“Time Heist” is probably about as far from “Listen” as Doctor Who could get in terms of story type – however it is still just as perfectly in line with what feels right for Doctor Who the show. That Doctor Who is not beholden to be one thing all the time is really part of the charm, as long as the characters at the core are internally consistent, we’re set.
Doing a quick spin from a character study to a bank heist (or, time heist), and doing it well sums up so perfectly Doctor Who. While didn’t quite rise as high for me as “Listen” did, it was just fine. It allowed Capaldi some excellent moments to be both obnoxious and hilarious. You know, calories consumed on the TARDIS don’t have any effect.
Don’t Blink. Don’t Breathe. Don’t Look. Just Listen.
In Capaldi’s fourth episode as Doctor, Steven Moffat managed to reach back and resist his worst tendencies and brought us the finely tuned, “Listen”. And I’m back on board, for now at least.
I recently wrote about my decision to lower my standards and learn to enjoy what Doctor Who has come to be. After “Deep Breath” (ugh), and “Into the Dalek” (fine) I wanted to at least like the show I once loved and continuing to hope for better felt more and more like a fool’s errand. I like Clara well enough – at least what Jenna Coleman does with her, and I’m enjoying what Peter Capaldi is bringing to the character. A different sort of scattered and well — unapologetically rude — and somehow both more and less human than his recent predecessors. So I keep watching.
Then “Listen” happened. I had heard mutterings around even cynical corners of the internet that “Listen” was truly a treat, even then I remained uncertain. But for once, I was not disappointed by the Doctor Who hype. Continue reading
Doctor Who has been very frustrating lately for well, lots of folks. We miss having solid story, more substance and less pizzazz (or lots of pizzazz as long as the substance is there too) and characters we can relate to. The days when companions were our guide into this world and not just ciphers who’s existence revolves around the Doctor. I’m down with total full out silliness, I just need structure, characters, something solid to guide us through the weird.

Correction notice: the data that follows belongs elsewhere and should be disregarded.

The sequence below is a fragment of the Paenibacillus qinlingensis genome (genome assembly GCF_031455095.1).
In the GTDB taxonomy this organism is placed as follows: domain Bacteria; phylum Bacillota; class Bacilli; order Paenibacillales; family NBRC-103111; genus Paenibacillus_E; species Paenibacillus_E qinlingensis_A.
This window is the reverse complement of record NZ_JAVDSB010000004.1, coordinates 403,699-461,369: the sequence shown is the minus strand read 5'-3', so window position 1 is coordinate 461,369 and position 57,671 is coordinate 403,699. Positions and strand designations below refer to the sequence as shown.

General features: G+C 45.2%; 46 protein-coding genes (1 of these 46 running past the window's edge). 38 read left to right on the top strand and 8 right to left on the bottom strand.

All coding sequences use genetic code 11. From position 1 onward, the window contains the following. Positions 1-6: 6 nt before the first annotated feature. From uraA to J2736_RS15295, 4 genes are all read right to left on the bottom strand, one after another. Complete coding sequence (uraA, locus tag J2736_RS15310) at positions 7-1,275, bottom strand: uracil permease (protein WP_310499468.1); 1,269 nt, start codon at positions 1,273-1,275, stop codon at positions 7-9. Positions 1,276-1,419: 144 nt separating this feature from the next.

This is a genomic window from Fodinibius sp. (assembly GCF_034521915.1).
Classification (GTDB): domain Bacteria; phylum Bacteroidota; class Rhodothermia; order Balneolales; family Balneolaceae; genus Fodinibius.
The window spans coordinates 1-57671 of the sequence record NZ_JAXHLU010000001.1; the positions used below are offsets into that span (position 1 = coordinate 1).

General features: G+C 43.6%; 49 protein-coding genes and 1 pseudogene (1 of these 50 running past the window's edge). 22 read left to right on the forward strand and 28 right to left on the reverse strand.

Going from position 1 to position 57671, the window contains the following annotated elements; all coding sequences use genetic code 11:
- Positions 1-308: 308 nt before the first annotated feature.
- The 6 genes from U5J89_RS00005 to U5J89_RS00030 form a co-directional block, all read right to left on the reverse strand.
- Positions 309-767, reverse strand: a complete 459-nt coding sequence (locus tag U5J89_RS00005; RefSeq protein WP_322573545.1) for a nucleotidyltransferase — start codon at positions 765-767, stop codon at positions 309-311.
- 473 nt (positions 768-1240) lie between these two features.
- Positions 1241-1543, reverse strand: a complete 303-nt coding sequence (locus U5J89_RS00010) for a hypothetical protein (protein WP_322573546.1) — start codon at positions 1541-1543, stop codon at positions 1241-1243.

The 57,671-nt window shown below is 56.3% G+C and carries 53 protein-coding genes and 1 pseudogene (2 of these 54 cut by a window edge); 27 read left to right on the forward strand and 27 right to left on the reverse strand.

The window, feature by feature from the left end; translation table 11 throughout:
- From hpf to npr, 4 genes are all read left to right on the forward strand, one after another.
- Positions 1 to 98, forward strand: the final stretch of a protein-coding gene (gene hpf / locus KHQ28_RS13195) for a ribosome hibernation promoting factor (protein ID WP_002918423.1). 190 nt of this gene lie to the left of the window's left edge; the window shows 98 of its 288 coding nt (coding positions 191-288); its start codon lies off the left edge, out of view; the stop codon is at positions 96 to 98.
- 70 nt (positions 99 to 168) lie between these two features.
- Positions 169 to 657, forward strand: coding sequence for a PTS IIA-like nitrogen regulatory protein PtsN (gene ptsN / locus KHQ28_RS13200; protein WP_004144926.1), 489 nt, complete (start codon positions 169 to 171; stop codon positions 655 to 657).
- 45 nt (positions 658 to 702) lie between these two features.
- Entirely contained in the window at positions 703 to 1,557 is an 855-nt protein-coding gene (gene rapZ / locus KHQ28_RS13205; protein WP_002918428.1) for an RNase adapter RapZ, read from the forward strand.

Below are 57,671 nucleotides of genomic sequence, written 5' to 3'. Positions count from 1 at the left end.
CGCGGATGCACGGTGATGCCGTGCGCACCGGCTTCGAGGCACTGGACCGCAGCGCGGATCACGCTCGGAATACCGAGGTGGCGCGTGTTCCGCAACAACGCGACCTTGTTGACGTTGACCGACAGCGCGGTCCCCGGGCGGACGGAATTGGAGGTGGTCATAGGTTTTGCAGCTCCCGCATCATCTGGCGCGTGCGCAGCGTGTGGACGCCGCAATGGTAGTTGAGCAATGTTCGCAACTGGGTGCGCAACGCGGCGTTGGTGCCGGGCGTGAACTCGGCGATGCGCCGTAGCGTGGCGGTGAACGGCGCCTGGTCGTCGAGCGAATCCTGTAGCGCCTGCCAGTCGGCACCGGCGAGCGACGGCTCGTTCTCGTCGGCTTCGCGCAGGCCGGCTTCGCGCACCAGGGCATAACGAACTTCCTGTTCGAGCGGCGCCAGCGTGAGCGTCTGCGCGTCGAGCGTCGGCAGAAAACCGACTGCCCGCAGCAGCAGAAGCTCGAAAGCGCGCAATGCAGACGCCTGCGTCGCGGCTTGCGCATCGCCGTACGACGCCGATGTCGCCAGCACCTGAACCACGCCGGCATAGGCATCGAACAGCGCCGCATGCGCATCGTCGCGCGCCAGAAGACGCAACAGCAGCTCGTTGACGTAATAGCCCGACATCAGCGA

[**note: Noelle Stevenson @gingerhazing occasionally tweets brilliant criticisms of Doctor Who that are so spot on it hurts. She's great. Follow her.]
I loved this show, I want to keep loving this show. After watching the first two episodes of season 8, I actually quite like Capaldi, and I’m finding myself more interested in Clara now that she’s playing off him, and Danny Pink and even Journey Blue. Continue reading
If you’ve come looking for a review full of effusive praise for the episode, I’m sorry, you’ve come to the wrong place. I’m not here to tear it down either. There were a lot of things in Day of the Doctor that worked for me, some that didn’t, and some ideas that may take a second viewing to sink in. I’m going to attempt to breakdown my personal experience of the episode, which to me makes the most sense since Doctor Who, perhaps more than any other show, becomes such a personal thing to people. I hope you also share with my your experience in the comments. Continue reading
H & S just sat down and watched the first episode of Defiance.There was one thing, or shall we say several things, that we couldn’t help but pick up on. That being the many many sci-fi and pop-cultural allusions and references from our other Viewing Party faves. Continue reading
I liked this episode well enough, but I wasn’t crazy about it. Knowing that it was going to be the “Ryan’s wedding episode” I was really hoping for, um, more of the actual wedding…is that weird? Much as I enjoyed the final scene (which I’ll get into later) I felt it was a case of too little too late in terms of the plot and pacing of the episode.